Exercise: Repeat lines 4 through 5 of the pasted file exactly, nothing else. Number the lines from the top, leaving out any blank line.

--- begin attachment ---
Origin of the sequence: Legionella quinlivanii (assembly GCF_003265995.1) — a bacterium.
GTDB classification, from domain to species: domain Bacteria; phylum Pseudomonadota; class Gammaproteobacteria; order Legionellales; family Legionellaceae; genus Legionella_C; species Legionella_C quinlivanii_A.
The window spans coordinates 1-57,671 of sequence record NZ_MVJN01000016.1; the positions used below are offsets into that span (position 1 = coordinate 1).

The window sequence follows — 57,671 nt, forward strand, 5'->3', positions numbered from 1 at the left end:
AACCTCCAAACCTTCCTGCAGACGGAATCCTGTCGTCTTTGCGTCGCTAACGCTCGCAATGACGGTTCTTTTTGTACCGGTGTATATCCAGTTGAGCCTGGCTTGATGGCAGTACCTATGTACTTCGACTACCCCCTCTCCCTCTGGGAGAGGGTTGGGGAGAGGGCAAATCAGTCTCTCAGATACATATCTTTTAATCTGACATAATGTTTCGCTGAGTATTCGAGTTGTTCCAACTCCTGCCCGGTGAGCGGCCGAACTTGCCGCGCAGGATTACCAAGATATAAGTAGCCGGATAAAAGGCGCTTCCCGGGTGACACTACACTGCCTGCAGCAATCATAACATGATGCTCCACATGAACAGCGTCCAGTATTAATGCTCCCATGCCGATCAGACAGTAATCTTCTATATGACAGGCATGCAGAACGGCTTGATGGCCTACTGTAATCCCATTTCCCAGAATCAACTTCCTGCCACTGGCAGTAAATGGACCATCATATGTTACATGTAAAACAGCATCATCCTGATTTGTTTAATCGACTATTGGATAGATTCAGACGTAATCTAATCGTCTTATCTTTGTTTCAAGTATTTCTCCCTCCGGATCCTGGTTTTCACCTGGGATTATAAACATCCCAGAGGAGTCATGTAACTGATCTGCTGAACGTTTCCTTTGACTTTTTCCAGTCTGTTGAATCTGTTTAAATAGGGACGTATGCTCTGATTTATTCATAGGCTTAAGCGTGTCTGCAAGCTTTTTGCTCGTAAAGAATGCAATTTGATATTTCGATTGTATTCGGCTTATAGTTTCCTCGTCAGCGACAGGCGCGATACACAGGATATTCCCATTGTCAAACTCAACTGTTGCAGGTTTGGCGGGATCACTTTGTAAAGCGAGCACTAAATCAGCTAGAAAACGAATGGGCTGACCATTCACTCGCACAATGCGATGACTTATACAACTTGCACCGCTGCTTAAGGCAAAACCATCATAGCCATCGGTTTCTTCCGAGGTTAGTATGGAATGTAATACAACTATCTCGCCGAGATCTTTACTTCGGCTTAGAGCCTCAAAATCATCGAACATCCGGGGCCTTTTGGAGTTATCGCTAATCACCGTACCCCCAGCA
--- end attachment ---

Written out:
The window sequence follows — 57,671 nt, forward strand, 5'->3', positions numbered from 1 at the left end:
AACCTCCAAACCTTCCTGCAGACGGAATCCTGTCGTCTTTGCGTCGCTAACGCTCGCAATGACGGTTCTTTTTGTACCGGTGTATATCCAGTTGAGCCTGGCTTGATGGCAGTACCTATGTACTTCGACTACCCCCTCTCCCTCTGGGAGAGGGTTGGGGAGAGGGCAAATCAGTCTCTCAGATACATATCTTTTAATCTGACATAATGTTTCGCTGAGTATTCGAGTTGTTCCAACTCCTGCCCGGTGAGCGGCCGAACTTGCCGCGCAGGATTACCAAGATATAAGTAGCCGGATAAAAGGCGCTTCCCGGGTGACACTACACTGCCTGCAGCAATCATAACATGATGCTCCACATGAACAGCGTCCAGTATTAATGCTCCCATGCCGATCAGACAGTAATCTTCTATATGACAGGCATGCAGAACGGCTTGATGGCCTACTGTAATCCCATTTCCCAGAATCAACTTCCTGCCACTGGCAGTAAATGGACCATCATATGTTACATGTAAAACAGCATCATCCTGATTTGTTTAATCGACTATTGGATAGATTCAGACGTAATCTAATCGTCTTATCTTTGTTTCAAGTATTTCTCCCTCCGGATCCTGGTTTTCACCTGGGATTATAAACATCCCAGAGGAGTCATGTAACTGATCTGCTGAACGTTTCCTTTGACTTTTTCCAGTCTGTTGAATCTGTTTAAATAGGGACGTATGCTCTGATTTATTCATAGGCTTAAGCGTGTCTGCAAGCTTTTTGCTCGTAAAGAATGCAATTTGATATTTCGATTGTATTCGGCTTATAGTTTCCTCGTCAGCGACAGGCGCGATACACAGGATATTCCCATTGTCAAACTCAACTGTTGCAGGTTTGGCGGGATCACTTTGTAAAGCGAGCACTAAATCAGCTAGAAAACGAATGGGCTGACCATTCACTCGCACAATGCGATGACTTATACAACTTGCACCGCTGCTTAAGGCAAAACCATCATAGCCATCGGTTTCTTCCGAGGTTAGTATGGAATGTAATACAACTATCTCGCCGAGATCTTTACTTCGGCTTAGAGCCTCAAAATCATCGAACATCCGGGGCCTTTTGGAGTTATCGCTAATCACCGTACCCCCAGCA